The Day After Mother’s Day

“If you eat this breakfast bar, you won’t be as hungry, but I don’t want to give it to you if you’re not going to eat it.”

Micah glanced at the package, spit out his toothpaste and said, “Yea, stick it in. Thanks for the lunch, Mom.”

Yesterday, this same 20-year-old started banging dishes around at 6AM then burst through our bedroom door. “Do you want regular eggs or Hollywood eggs for breakfast?”

I thought it was him in the kitchen, but since I never see his face much before 11 on his day off, both his presence and question surprised me. “I’ll take plain yogurt with granola.”

“How about bacon?”

“Sure.” I smiled as I thought of how the Mother’s Day gauntlet had been passed to him from his graduate-school-sister.

Still, that was yesterday. The one day of the year where the world takes a collective breath and thanks the one who brought them into the world. It makes mothers smile. It makes restaurants busy and it makes Hallmark rich.

But the day after Mother’s Day shifts back to any other day. I like getting back to a ‘mothering normal.’ It didn’t used to be that way.

When I first gave birth to Sarah, I thought the holiday would be magical. At the ripe old age of eight months, I hoped that she would smile angelically all day while my awestruck husband would create a five-star, seven-course meal. It didn’t happen.

When Micah was born, I thought two creatures should adore me. They didn’t. My husband Tom usually had to work. So when Mother’s Day was filled with children’s tears, sibling rivalry, and dirty dishes, I was disappointed.

As I’ve grown up along with my children, I’ve appreciated just being a mother. Not the day.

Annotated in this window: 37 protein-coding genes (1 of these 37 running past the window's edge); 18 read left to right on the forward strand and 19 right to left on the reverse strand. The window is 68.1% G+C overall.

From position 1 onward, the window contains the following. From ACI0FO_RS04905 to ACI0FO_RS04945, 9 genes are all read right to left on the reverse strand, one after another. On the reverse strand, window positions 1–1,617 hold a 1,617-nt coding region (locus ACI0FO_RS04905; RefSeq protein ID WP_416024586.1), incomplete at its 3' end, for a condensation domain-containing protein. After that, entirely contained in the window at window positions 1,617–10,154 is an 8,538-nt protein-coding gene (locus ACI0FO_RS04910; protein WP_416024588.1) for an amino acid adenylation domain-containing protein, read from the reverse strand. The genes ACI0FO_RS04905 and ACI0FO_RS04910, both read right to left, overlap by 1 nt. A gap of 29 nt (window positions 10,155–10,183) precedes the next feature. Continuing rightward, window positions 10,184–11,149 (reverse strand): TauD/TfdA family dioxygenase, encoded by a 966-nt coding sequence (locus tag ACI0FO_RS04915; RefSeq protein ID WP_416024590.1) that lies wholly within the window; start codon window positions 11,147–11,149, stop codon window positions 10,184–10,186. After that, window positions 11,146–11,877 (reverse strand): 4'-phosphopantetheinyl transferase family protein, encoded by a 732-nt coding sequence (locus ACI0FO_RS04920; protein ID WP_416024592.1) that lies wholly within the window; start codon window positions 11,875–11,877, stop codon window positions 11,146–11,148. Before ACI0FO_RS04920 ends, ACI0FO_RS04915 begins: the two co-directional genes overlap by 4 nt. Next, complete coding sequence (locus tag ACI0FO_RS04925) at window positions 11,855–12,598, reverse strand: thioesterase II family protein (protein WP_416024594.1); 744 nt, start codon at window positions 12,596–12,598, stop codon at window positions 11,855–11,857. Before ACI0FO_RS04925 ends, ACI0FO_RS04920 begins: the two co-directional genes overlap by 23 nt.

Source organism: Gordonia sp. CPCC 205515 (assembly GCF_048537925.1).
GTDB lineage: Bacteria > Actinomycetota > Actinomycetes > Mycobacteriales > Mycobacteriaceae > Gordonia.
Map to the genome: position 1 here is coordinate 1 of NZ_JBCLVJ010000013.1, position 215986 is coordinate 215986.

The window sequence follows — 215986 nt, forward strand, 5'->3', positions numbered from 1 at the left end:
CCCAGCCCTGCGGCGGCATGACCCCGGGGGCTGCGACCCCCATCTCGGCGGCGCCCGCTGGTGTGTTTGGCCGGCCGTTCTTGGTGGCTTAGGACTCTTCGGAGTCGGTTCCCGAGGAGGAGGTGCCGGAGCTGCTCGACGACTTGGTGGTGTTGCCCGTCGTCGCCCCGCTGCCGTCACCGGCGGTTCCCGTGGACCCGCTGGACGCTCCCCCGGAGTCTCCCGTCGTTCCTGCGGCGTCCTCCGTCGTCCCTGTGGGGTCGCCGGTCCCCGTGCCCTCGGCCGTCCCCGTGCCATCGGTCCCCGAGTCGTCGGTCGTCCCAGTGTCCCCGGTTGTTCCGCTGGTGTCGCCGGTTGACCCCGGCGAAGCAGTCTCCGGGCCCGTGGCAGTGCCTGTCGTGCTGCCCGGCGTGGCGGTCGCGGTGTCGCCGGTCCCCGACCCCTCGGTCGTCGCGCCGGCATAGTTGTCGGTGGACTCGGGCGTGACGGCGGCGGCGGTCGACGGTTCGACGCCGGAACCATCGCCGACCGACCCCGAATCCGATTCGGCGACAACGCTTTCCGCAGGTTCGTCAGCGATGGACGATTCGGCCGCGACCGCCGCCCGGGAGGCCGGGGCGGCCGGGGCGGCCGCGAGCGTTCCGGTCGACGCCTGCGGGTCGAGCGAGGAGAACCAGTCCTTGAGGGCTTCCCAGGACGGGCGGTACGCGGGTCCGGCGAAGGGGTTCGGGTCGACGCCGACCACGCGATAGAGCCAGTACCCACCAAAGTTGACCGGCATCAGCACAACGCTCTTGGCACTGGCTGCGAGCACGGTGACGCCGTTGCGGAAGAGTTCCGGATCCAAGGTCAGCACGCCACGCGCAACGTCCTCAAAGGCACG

Being a mother has taught me that days aren’t always perfect, that children are never perfect, but they’re dear. It’s taught me to stop thinking about myself so much—which is a definite improvement. It’s taught me that although mothering is so ‘daily,’ like delivering the newspaper, it’s a privilege. I wouldn’t change it or my children for anything.

It’s a privilege to watch my baby girl grow into a young woman who attends graduate school and cares deeply for others. It’s a privilege to observe a little boy turn into a young man who wakes up at 6AM to fix his mother breakfast.

Two of my friends have lost their sons in the last month. I’m grateful that I can fix a lunch for my little boy who stands six-feet-tall.

Happy Day After Mother’s Day!

4 Comments on "The Day After Mother’s Day"

  1. Sarah says:

    Love it! The best mom a girl could ask for :-)

  2. Margaret says:

    Love it Pauline! I love the reality of what you write…M

  3. Haley Roger says:

    You are right! Facts are stubborn things :-D

  4. Rhonda says:

    I loved it. Thanks and I miss my Mondays. Getting my feet back on the ground is tough. I’m glad you n Micah are getting along.

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